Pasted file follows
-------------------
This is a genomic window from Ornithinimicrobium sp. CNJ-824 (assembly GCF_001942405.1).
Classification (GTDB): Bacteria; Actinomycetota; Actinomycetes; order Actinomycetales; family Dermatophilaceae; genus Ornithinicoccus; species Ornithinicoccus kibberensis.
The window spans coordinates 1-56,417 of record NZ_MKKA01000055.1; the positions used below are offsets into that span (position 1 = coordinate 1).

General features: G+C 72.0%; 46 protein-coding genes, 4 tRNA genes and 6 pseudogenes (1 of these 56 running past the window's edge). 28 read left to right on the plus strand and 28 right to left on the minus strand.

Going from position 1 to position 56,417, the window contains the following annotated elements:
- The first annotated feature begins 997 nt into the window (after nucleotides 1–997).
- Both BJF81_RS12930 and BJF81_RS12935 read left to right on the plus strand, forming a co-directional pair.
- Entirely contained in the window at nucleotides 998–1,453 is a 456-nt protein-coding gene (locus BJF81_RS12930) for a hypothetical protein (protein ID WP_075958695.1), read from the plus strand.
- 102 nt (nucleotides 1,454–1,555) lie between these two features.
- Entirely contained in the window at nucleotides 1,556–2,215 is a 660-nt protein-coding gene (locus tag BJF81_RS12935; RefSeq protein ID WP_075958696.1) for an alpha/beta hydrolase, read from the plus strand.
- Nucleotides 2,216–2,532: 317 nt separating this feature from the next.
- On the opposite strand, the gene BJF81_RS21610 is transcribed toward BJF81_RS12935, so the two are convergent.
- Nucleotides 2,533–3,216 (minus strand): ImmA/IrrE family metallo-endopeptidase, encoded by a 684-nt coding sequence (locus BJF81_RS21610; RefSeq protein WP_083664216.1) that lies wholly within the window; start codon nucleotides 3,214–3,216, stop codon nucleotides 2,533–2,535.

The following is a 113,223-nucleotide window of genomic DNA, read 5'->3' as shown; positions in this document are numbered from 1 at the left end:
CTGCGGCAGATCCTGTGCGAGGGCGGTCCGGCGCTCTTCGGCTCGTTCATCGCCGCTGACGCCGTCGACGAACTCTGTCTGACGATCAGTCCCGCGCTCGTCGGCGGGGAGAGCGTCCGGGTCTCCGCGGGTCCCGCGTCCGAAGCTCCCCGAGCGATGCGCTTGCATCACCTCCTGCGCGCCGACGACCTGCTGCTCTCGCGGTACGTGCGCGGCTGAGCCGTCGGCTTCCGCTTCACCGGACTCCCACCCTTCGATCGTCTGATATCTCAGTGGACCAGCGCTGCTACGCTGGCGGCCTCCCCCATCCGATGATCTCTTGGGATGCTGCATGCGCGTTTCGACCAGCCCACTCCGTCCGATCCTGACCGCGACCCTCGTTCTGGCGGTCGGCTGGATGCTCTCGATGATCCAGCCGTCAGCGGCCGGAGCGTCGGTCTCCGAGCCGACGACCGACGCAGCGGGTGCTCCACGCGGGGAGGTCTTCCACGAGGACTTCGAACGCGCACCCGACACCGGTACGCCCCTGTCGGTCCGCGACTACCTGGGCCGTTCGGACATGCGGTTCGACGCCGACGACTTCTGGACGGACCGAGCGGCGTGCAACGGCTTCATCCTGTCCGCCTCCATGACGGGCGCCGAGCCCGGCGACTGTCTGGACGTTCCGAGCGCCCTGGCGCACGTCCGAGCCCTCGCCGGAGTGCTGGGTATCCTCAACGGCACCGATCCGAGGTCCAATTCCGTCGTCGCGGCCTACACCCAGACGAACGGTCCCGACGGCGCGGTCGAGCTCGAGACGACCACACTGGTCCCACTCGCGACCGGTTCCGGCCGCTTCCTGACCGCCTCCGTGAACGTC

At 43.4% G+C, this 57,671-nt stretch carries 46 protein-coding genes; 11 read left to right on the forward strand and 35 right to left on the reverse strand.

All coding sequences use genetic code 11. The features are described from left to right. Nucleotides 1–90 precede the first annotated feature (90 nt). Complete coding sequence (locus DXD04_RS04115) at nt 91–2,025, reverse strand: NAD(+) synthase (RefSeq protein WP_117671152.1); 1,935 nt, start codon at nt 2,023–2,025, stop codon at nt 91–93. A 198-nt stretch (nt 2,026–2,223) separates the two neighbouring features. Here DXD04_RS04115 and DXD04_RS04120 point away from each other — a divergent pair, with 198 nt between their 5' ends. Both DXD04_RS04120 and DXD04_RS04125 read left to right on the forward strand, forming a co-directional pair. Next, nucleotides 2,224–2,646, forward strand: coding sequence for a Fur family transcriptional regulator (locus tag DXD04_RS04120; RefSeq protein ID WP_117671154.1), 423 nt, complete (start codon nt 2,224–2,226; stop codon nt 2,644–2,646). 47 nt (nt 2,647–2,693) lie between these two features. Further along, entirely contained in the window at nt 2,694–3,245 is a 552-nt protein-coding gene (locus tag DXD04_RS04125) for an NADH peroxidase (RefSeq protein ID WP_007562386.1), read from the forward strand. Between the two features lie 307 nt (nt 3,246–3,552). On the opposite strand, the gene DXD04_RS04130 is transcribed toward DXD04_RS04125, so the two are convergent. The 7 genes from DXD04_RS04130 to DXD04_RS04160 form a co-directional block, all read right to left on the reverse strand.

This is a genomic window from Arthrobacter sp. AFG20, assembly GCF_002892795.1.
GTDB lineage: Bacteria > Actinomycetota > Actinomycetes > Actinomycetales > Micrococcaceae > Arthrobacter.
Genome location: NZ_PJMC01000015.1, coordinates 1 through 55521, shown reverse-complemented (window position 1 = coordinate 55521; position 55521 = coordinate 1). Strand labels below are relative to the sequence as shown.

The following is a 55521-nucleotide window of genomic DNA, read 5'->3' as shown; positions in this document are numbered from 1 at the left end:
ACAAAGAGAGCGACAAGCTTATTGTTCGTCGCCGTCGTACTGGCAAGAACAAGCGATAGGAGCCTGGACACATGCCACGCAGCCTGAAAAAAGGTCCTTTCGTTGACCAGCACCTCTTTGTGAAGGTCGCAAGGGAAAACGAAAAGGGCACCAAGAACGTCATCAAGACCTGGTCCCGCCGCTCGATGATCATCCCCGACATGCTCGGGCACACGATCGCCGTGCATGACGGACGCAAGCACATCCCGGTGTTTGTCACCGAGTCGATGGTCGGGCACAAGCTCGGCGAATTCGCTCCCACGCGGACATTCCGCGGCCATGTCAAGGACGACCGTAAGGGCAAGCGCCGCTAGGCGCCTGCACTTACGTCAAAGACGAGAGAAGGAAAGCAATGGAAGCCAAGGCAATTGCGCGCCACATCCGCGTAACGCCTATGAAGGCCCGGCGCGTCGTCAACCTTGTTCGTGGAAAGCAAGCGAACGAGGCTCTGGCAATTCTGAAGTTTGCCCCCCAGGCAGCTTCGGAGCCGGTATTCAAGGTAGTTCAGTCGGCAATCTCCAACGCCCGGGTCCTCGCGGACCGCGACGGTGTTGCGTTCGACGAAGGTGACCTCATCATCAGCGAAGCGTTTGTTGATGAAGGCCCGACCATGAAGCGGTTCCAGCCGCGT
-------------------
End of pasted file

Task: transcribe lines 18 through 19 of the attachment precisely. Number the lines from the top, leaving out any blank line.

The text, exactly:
This is a genomic window from Arthrobacter sp. AFG20, assembly GCF_002892795.1.
GTDB lineage: Bacteria > Actinomycetota > Actinomycetes > Actinomycetales > Micrococcaceae > Arthrobacter.